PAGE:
The bright orange petals of wild dagga (Leonotis leonurus) have had spiritual and medicinal properties amongst South African tribes for centuries. It is considered a general tonic and has reputed anti-bacterial, sedative, sedating, euphoric and analgesic qualities. It has also been used to treat stomach complaints, respiratory disorders and as a protective charm. It shows strong hepatoprotective activity, meaning it protects the liver against damage. It also has an anti-spasmodic effect and is a purifying blood tonic.
The sedative effects of wild dagga are attributed to the water-soluble alkaloid, leonurine. This substance resembles THC, the psychoactive compound in cannabis and can cause similar effects to those of cannabis, but is less potent. Smoked alone, it produces feelings of serenity and euphoria. It is also smoked in conjunction with other herbs as part of an herbal blend to enhance the overall high.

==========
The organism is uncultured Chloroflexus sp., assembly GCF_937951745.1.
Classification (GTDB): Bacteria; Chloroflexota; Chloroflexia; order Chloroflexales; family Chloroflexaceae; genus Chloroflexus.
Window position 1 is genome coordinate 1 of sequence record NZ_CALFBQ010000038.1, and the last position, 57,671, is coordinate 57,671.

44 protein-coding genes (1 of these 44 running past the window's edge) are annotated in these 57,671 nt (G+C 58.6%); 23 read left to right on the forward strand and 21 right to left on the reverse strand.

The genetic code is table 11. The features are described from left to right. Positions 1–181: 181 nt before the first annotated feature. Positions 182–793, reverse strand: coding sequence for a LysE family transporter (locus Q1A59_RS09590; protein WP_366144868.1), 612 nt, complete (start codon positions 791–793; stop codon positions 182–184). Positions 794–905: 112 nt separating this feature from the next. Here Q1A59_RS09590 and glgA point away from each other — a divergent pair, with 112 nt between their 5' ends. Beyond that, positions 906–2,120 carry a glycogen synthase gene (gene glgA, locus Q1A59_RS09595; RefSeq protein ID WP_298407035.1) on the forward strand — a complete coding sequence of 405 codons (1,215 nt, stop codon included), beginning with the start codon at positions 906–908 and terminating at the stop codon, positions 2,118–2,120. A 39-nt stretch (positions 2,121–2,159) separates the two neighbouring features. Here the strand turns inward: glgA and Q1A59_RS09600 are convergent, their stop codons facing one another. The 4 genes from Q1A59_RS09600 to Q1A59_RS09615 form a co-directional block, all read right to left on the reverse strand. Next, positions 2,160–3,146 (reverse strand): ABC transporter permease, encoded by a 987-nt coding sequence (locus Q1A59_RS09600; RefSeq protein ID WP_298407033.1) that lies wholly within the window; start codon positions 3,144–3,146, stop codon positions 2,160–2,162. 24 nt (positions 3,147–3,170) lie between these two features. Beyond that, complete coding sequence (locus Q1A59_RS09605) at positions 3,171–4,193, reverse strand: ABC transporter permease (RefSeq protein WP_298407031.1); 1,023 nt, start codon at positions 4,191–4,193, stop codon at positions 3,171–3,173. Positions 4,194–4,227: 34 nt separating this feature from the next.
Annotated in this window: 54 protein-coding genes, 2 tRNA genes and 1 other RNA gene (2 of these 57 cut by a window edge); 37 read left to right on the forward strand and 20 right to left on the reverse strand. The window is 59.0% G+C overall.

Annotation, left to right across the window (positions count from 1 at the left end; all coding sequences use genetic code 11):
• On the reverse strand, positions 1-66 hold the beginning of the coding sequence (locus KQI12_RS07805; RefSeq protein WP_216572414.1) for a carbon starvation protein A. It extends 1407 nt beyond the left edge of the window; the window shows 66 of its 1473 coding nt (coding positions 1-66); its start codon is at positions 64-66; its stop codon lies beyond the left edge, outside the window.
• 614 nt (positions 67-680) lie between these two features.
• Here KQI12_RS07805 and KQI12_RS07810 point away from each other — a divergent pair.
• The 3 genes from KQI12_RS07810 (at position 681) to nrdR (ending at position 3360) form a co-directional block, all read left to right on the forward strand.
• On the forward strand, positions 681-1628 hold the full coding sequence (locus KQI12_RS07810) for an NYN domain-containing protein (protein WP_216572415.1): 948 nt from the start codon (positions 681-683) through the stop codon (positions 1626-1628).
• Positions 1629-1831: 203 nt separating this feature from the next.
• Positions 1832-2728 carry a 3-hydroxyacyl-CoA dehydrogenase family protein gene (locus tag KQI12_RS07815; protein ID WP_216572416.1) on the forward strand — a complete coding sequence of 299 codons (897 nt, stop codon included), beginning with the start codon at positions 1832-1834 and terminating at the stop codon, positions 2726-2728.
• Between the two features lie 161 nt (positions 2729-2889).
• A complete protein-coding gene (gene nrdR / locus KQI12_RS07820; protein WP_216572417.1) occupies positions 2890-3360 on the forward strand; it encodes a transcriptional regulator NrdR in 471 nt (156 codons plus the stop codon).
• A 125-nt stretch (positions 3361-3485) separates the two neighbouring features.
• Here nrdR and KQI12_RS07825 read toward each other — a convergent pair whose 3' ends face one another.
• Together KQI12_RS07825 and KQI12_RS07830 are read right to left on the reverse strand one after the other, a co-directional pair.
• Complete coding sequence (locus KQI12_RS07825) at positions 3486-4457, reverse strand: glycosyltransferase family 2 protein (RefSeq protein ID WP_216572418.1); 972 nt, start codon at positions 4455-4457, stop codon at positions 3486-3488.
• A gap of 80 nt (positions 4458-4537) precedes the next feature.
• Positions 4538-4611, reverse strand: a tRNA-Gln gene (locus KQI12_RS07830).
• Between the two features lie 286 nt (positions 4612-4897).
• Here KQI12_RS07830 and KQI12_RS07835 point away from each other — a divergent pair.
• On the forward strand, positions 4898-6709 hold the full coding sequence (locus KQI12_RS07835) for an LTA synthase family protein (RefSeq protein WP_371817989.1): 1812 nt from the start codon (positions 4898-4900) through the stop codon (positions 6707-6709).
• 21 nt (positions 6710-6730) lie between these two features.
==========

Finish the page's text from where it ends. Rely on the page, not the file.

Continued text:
Users report mood enhancement, slight giddiness and an increased colour perception. It can also produce mild visual hallucinations if a large enough quantity is smoked. It is a good substitute for cannabis, particularly in settings and situations where smoking would be inappropriate or forbidden.
It is used as a calming herb to reduce stress and anxiety, and it is also helpful in cases of insomnia. It is also a good aid to relaxation, and it can be smoked to relieve headaches and migraines. A tincture of the root bark is used as a treatment for snakebite. The Hottentot, Tswana and Zulu tribes use a brew of the roots, flowers and leaves as an enema for human and animal dysentery.